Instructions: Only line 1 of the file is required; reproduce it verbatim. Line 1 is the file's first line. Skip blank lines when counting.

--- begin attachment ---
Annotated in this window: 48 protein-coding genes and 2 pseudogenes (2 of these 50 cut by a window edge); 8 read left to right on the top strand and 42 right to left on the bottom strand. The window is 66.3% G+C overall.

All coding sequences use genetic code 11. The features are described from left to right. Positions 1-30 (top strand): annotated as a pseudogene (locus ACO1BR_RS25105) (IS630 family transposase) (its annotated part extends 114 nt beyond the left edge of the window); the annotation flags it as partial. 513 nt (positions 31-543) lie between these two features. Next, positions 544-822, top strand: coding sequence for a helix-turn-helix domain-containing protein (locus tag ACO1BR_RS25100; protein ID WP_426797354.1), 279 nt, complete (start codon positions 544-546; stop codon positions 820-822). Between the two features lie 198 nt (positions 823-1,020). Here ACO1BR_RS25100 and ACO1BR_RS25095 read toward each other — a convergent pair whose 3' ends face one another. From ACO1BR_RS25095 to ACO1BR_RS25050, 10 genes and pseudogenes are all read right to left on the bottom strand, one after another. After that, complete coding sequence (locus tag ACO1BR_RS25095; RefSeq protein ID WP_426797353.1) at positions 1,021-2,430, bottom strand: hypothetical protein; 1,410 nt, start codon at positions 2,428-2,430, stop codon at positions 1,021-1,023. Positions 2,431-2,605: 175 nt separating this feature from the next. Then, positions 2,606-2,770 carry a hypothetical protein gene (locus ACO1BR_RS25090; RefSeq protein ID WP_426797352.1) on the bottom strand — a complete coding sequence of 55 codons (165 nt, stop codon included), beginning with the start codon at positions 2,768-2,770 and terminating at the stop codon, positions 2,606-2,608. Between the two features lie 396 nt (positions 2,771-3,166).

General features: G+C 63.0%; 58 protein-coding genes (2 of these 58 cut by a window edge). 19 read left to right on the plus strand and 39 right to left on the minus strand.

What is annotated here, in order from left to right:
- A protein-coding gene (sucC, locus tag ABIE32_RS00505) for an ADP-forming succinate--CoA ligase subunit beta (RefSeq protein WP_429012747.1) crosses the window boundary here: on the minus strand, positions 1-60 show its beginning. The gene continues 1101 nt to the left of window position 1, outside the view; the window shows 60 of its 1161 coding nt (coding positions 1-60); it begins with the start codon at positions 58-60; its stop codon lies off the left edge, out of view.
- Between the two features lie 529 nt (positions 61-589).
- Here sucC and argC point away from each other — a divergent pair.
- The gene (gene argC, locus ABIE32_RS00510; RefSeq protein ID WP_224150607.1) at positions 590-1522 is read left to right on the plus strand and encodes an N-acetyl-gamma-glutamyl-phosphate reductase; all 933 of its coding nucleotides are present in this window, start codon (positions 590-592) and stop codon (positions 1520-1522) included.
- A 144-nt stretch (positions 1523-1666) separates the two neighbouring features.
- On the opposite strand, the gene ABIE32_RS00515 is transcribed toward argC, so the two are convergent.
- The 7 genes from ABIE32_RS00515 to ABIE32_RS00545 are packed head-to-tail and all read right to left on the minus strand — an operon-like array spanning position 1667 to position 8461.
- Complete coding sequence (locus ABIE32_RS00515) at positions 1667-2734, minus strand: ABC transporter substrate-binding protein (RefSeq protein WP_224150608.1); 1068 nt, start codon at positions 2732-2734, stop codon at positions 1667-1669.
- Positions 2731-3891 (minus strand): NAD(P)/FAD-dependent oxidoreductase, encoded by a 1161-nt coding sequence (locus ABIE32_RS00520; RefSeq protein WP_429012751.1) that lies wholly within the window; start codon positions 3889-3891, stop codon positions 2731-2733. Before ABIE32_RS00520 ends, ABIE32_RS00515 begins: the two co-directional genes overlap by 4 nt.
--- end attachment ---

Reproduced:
Annotated in this window: 48 protein-coding genes and 2 pseudogenes (2 of these 50 cut by a window edge); 8 read left to right on the top strand and 42 right to left on the bottom strand. The window is 66.3% G+C overall.